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I have been asked to identify suitable reagents for the following transformation: enter image description here

(Apologies it's back to front - the question is a map of reactions and I took a snapshot).

I really have no idea about this one. Don't even know where to begin, sorry. For the purposes of the question I only need reagents but I would appreciate a mechanism if you know it. Thanks.

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    $\begingroup$ The answers below are very good. If you have access to a book on protecting groups in organic synthesis (Greene and Wuts is a popular one), you'll find an extensive list of methods that have been used for demethylating a phenol. $\endgroup$ – jerepierre Apr 22 '15 at 20:53
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The reaction is demethylation of methoxybenzene. You can do it by using an acid which has a nucleophilic counter ion.

enter image description here

It is not actually obvious why the iodine nucleophile attacks the methyl group and not inside benzene ring. The other option would be:
enter image description here

This reaction doesn't happen because otherwise the iodine ion would appear inside the benzene ring and resulting product would be in a very strange conformation (high energy). More information:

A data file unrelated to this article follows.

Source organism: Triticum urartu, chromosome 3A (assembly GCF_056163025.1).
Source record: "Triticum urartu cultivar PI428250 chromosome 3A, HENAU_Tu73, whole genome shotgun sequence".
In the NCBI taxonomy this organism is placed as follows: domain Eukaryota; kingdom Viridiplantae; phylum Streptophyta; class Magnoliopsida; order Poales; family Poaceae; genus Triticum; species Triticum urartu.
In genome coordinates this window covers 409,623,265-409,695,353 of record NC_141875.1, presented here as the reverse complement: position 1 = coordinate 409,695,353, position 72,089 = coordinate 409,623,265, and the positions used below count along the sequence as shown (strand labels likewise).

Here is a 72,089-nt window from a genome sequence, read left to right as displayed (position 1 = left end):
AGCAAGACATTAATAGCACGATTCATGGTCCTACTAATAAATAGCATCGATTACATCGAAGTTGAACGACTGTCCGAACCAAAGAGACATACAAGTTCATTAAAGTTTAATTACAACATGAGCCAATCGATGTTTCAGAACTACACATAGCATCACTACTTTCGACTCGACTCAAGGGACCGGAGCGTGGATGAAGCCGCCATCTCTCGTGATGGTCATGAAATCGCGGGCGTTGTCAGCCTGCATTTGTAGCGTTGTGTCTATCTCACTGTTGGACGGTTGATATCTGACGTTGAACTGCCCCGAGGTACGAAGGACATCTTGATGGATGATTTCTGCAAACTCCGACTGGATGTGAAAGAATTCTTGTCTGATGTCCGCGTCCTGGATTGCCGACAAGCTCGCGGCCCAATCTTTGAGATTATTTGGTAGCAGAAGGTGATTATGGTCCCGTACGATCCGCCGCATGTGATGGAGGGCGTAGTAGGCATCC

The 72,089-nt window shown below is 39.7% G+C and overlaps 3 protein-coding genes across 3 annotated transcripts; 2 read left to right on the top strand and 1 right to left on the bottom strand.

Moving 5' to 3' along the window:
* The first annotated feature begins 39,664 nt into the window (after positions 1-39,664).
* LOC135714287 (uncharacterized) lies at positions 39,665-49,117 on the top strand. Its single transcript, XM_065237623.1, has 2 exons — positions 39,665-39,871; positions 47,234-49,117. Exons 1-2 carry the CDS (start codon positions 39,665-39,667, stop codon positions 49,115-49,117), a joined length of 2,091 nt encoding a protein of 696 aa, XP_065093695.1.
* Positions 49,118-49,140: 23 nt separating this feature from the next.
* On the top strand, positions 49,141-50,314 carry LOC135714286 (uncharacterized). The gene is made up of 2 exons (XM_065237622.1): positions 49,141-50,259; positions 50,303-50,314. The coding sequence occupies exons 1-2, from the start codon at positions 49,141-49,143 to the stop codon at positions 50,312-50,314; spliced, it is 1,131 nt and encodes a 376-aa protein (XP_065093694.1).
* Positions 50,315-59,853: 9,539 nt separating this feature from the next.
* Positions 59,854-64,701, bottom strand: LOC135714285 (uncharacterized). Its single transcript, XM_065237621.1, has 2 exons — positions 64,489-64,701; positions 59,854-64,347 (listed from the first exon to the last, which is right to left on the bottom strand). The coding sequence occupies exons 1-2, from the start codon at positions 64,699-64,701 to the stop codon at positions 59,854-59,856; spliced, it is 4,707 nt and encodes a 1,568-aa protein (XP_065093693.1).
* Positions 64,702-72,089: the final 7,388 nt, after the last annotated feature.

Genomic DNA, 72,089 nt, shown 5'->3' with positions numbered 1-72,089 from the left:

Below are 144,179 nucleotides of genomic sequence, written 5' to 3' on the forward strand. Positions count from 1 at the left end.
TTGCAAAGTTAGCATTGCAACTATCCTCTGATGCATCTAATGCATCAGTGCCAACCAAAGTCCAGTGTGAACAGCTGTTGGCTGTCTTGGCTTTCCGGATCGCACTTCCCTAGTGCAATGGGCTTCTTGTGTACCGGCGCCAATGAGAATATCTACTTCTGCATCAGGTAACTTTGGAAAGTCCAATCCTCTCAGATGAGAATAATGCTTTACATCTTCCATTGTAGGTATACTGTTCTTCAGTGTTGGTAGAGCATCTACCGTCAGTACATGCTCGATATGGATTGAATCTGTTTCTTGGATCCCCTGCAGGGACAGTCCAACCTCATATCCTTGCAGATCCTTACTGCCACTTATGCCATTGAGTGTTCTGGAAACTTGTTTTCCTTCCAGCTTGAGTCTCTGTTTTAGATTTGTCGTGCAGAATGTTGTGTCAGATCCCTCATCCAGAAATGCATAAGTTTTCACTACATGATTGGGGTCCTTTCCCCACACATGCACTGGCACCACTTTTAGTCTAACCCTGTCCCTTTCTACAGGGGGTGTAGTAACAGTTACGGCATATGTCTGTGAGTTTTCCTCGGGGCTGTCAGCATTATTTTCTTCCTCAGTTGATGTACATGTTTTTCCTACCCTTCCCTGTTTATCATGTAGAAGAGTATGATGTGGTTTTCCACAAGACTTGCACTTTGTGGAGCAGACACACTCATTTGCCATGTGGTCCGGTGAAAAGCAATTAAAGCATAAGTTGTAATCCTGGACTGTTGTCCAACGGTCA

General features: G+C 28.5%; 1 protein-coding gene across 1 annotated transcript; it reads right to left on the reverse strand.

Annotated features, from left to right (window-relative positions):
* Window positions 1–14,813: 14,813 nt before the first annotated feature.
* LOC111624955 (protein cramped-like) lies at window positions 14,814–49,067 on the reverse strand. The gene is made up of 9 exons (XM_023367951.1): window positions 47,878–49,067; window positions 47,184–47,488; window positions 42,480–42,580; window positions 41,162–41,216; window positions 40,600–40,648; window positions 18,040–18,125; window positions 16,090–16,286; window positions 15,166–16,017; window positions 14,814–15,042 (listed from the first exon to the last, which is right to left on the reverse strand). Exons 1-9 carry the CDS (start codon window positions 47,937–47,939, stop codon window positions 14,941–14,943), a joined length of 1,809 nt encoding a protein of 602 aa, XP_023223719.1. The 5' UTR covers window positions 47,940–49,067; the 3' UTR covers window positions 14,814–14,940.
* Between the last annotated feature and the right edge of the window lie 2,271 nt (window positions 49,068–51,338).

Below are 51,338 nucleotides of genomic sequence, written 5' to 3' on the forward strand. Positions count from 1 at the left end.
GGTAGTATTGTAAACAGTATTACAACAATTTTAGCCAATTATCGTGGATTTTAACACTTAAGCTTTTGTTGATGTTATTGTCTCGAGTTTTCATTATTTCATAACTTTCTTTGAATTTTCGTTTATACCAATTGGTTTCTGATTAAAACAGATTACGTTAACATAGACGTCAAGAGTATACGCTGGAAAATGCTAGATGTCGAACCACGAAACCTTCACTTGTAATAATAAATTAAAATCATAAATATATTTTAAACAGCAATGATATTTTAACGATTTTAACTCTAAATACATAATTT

Clayden, Jonathan; Greeves, Nick; Warren, Stuart; Wothers, Peter (2001). Organic Chemistry (1st ed.). Oxford University Press. p. 434, 589.

As it was correctly stated in the other answer there are also other reagents which can be used to cleave the methyl ether. $\ce{BBr3}$ is a Lewis acid which also can be used in this reaction. A relatively new paper describes a computationally calculated bimolecular mechanism for this reaction.

enter image description here

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    $\begingroup$ I guess there are two reasons, why the iodine is not attacking from inside the ring. The first should be, because it is much too big to even fit in there. SN2 is just not possible, because that requires the donation in the antibonding orbital of the bond to be cleaved. The antibonding orbital corresponding to the phenyl oxygen bond is way higher in energy than the LUMO of the aromatic system and even higher than the CH bonds (this is an educated guess though). And also don't forget there is partial double bond character between the phenyl and the oxygen. Btw.: Excellent answer! $\endgroup$ – Martin - マーチン Apr 26 '15 at 7:15
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Boron tribromide is a standard reagent for cleaving aryl methyl ethers to the corresponding phenol. It is a general method and can be used in aromatic methyl ethers with sensitive substituents where acid or base cannot be tolerated.

The above Wiki link also shows the following mechanism

1) complex or adduct formation

$$\ce{ArOCH3 + BBr3 -> ArO+(^{−}BBr3)CH3}$$

2) bimolecular reaction of 2 adducts $$\ce{2 ArO^{+}(^{−}BBr3)CH3 -> 2 ArO(BBr2) + 2CH3Br }$$

3) hydrolysis

$$\ce{ArOBBr2 + 3H2O → ArOH + B(OH)3 + 2HBr}$$

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